Type: Design with code
Platforms: Mac, Windows, Linux, Web Cost: Free
Type: Design with code
Platforms: Mac, Windows, Linux, Web Cost: Free
Write simple code to generate 3D printable designs that can include geometric objects, text, and modifiable dimensions.
OpenSCAD is great at making parametric designs — models represented by numbers that can be easily adjusted to change the size, shape, or any other aspect of a design. If you want to make models with precise measurements, specific tolerances, moving parts, or enclosed hinges, or ones that use mathematical or procedural information, then OpenSCAD is one of your best free design options.
That may sound complicated, but in fact OpenSCAD is easy to learn even if you’ve never written code before, you can learn how to use OpenSCAD fairly quickly, and there are a lot of resources and examples online. OpenSCAD is a great choice if you’ve already used Tinkercad or Sculptris and you’re looking to level up your design skills or if you’re interested in learning how to write basic code.
With OpenSCAD, you can define variables in your design that are modifiable at any point of the design process, as well as sets of variables that depend on other variables. For example, you could use OpenSCAD to design a hinged box where the length of each of the hinges depended on the length of the lid, and define a parameter so that you could easily modify the clearance inside each of the hinges just by changing one number in your code. OpenSCAD also has the ability to handle loops, conditional statements, mathematical equation and calculations, and other algorithmic information that allow you to easily make complex designs.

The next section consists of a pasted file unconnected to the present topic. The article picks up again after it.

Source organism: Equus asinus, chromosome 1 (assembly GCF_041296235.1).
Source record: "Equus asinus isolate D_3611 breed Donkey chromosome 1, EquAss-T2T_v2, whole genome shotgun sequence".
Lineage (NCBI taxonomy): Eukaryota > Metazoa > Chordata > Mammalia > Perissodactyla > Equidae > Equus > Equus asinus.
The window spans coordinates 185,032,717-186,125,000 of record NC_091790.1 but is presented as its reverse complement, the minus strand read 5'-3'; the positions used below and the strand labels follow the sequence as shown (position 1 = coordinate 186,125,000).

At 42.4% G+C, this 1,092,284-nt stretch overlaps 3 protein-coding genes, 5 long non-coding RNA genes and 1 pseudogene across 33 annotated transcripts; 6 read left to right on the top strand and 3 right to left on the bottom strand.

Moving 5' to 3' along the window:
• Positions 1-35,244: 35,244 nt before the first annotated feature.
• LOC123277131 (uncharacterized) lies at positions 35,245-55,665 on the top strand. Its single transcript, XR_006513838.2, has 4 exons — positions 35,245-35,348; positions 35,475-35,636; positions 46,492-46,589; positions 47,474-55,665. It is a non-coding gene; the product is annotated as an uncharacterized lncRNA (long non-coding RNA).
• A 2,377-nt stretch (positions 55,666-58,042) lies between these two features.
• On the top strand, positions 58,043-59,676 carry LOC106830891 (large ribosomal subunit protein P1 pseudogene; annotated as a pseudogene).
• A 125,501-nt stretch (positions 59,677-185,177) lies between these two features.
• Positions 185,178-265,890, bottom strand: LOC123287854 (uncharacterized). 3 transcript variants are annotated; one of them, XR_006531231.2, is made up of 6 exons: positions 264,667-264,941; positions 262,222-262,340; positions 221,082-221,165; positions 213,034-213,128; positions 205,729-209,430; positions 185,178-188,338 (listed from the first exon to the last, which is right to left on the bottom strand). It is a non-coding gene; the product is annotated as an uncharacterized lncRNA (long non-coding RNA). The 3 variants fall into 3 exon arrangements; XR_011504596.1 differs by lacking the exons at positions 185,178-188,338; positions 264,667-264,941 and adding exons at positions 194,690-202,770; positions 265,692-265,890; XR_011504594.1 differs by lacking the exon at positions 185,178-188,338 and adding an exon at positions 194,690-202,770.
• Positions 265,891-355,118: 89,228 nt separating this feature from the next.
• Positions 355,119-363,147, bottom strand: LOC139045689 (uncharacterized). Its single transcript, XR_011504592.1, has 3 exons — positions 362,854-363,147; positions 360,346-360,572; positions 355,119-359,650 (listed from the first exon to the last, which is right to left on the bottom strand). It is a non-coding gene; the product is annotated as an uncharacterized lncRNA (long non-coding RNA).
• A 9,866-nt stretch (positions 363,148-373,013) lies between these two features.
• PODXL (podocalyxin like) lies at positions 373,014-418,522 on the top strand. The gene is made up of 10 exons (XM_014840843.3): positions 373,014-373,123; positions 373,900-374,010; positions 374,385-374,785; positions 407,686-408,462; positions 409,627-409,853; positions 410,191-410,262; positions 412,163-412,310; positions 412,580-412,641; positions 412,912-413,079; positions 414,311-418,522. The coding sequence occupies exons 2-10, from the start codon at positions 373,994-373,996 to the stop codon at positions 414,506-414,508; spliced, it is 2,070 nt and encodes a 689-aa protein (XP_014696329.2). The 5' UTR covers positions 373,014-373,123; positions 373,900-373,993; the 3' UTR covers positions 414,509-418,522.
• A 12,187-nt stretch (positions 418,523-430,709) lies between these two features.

Every model that OpenSCAD exports will be a high quality, solid, watertight STL file that can be understood by 3D printer software like MakerBot Desktop or other model slicers. Unlike programs like Sculptris, OpenSCAD was written specifically to create 3D printable models, and therefore it never exports bad or broken geometry. Of course, it’s still possible create designs that are difficult for your 3D printer to print, but with OpenSCAD that won’t be the fault of an error in your STL file.
On top of all that, OpenSCAD powers every model in the Thingiverse Customizer. By just adding a few comments to your OpenSCAD code, you can convert your parametric 3D designs into customizable models that people can modify with sliders, dropdown menus, and text input. For example, you could design a name tag that allows Thingiverse users to type in their own name, or a phone case that a user could size to fit their make and model of phone without the user having to interact with OpenSCAD code. Being able to create 3D models in OpenSCAD opens up a whole new world of interactive design possibilities.